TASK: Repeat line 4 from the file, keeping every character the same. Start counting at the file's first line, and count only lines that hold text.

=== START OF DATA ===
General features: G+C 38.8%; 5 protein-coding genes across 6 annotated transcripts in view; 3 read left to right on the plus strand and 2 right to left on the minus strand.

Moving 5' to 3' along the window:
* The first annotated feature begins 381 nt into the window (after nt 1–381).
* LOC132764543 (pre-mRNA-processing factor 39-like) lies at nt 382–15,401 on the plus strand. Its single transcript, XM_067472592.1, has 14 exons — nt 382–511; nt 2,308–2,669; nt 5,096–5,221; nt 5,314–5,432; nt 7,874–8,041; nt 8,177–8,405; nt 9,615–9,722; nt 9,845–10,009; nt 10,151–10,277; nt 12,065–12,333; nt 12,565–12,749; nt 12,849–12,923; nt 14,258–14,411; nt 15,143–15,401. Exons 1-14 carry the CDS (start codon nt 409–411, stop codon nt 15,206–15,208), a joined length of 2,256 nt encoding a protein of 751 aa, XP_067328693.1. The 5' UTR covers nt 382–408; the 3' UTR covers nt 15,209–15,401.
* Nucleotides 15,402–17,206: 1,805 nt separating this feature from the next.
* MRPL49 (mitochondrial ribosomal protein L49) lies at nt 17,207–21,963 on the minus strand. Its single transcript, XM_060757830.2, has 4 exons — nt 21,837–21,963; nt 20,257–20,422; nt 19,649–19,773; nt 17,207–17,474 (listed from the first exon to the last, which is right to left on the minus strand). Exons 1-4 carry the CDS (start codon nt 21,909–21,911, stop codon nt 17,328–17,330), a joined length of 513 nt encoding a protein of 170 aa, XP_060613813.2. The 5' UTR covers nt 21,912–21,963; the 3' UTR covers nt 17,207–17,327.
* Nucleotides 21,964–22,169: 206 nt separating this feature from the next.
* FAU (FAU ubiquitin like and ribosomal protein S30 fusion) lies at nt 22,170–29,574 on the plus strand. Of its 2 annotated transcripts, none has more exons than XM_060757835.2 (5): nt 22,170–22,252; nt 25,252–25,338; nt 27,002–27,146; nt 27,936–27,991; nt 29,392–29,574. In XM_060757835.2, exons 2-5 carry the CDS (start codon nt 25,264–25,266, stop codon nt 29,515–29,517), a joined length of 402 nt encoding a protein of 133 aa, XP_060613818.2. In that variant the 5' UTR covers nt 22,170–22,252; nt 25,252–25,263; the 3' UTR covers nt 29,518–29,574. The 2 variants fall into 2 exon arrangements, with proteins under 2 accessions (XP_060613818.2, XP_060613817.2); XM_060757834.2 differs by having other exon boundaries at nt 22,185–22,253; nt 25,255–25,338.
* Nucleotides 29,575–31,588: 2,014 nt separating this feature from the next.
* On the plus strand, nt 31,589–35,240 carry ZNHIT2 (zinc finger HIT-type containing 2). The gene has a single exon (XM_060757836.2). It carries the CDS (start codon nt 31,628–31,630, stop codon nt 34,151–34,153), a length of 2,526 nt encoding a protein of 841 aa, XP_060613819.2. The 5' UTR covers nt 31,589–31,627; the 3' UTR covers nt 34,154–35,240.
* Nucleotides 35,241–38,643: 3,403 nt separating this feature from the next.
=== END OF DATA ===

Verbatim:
* LOC132764543 (pre-mRNA-processing factor 39-like) lies at nt 382–15,401 on the plus strand. Its single transcript, XM_067472592.1, has 14 exons — nt 382–511; nt 2,308–2,669; nt 5,096–5,221; nt 5,314–5,432; nt 7,874–8,041; nt 8,177–8,405; nt 9,615–9,722; nt 9,845–10,009; nt 10,151–10,277; nt 12,065–12,333; nt 12,565–12,749; nt 12,849–12,923; nt 14,258–14,411; nt 15,143–15,401. Exons 1-14 carry the CDS (start codon nt 409–411, stop codon nt 15,206–15,208), a joined length of 2,256 nt encoding a protein of 751 aa, XP_067328693.1. The 5' UTR covers nt 382–408; the 3' UTR covers nt 15,209–15,401.